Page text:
VA Secretary David J. Shulkin, surrounded by a group of veterans, speaks to reporters outside of the West Wing of the White House, on Friday, June 23, 2017. (Photo by Cheriss May) (Photo by Cheriss May/NurPhoto via Getty Images)
WASHINGTON, DC - JUNE 23: U.S. President Donald Trump gives the pen he signed the Department of Veterans Affairs Accountability and Whistleblower Protection Act of 2017 to Afghanistan war veteran and Purple Heart recipient Michael Verardo during a ceremony in the East Room of the White House June 23, 2017 in Washington, DC. Trump credited Congress and Veterans Affairs Secretary David Shulkin for getting the legislation into law. (Photo by Chip Somodevilla/Getty Images)
WASHINGTON, DC - JUNE 23: U.S. Secretary of Veterans Affairs David Shulkin participates in a discussion during a conference at the U.S. Chamber of Commerce June 23, 2017 in Washington, DC. The George W. Bush Institute hosted a conference to address veteran issues. (Photo by Alex Wong/Getty Images)
US Veterans Affairs Secretary David Shulkin speaks during the press briefing at the White House in Washington, DC, on June 5, 2017. / AFP PHOTO / NICHOLAS KAMM (Photo credit should read NICHOLAS KAMM/AFP/Getty Images)
US Secretary of State Rex Tillerson (C) stands withRolling Thrunder, Inc., founder Artie Muller (3rd-R) L) and US Secretary of Veterans Affairs Dr. David J. Shulkin (R) as opening remarks are delivered at the Pentagon May 28, 2017. of Washington, DC, in honor of Memorial Day. Cabinet members drove Harley Davidisons the full route on the 30th Anniversary of Rolling Thunder, where approximately 900,000 motorcycle riders parade thru the streets / AFP PHOTO / PAUL J. RICHARDS (Photo credit should read PAUL J. RICHARDS/AFP/Getty Images)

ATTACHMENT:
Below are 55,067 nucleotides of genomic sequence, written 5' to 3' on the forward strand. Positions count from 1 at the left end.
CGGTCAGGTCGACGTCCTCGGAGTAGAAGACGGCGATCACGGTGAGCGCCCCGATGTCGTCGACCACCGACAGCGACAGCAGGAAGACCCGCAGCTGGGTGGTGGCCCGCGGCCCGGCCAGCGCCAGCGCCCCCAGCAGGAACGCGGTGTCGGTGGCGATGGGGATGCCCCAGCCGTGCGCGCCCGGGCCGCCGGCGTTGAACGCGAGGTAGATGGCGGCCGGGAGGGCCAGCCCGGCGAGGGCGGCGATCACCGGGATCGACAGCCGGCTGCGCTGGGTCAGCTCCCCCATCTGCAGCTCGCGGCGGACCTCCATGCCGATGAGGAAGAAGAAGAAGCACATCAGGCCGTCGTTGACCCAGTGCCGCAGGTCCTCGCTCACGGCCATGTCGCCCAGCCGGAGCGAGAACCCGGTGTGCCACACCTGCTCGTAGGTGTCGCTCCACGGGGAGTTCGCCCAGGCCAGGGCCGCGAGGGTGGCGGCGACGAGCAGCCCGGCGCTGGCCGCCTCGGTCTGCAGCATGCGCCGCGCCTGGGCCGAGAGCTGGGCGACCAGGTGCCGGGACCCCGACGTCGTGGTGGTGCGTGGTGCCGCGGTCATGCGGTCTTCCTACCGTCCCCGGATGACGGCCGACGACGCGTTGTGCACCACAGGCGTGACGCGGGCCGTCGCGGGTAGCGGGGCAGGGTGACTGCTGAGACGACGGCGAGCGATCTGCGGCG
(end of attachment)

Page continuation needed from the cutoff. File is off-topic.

US Secretary of Veterans Affairs, David Shulkin, looks on before testifying at a House Veteran's Affairs Committee hearing on the FY2018 budget request at the Capitol on May 24, 2017 in Washington, DC. / AFP PHOTO / Andrew CABALLERO-REYNOLDS (Photo credit should read ANDREW CABALLERO-REYNOLDS/AFP/Getty Images)
US President Donald Trump speaks with Secretary of Veterans Affairs David Shulkin (R) during a listening session about veterans affairs in the Roosevelt Room of the White House in Washington, DC, on March 17, 2017. / AFP PHOTO / SAUL LOEB (Photo credit should read SAUL LOEB/AFP/Getty Images)
WASHINGTON, DC - FEBRUARY 14: Dr. David Shulkin is sworn in by Vice President Mike Pence as new Veterans Affairs Secretary February 14, 2017 in Washington, DC. Shulkin was unanimously confirmed yesterday. (Photo by Mark Wilson/Getty Images)
Secretary of Veterans' Affairs-designate David Shulkin testifies during a Senate Veterans' Affairs confirmation hearing on Capitol Hill in Washington, DC, on February 1, 2017. Shulkin is the only cabinet holdover from the Obama administration, in which he serves as undersecretary of health for the Department of Veterans Affairs. He previously worked as chief medical officer of the University of Pennsylvania health system. / AFP / ZACH GIBSON (Photo credit should read ZACH GIBSON/AFP/Getty Images)
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Shulkin, one of President Trump's favorite cabinet members, is the latest official to be caught misusing government travel.

Shulkin's lawyers say he did nothing improper. A department spokesman says he "travels far less than any recent VA secretary" and takes no private jets.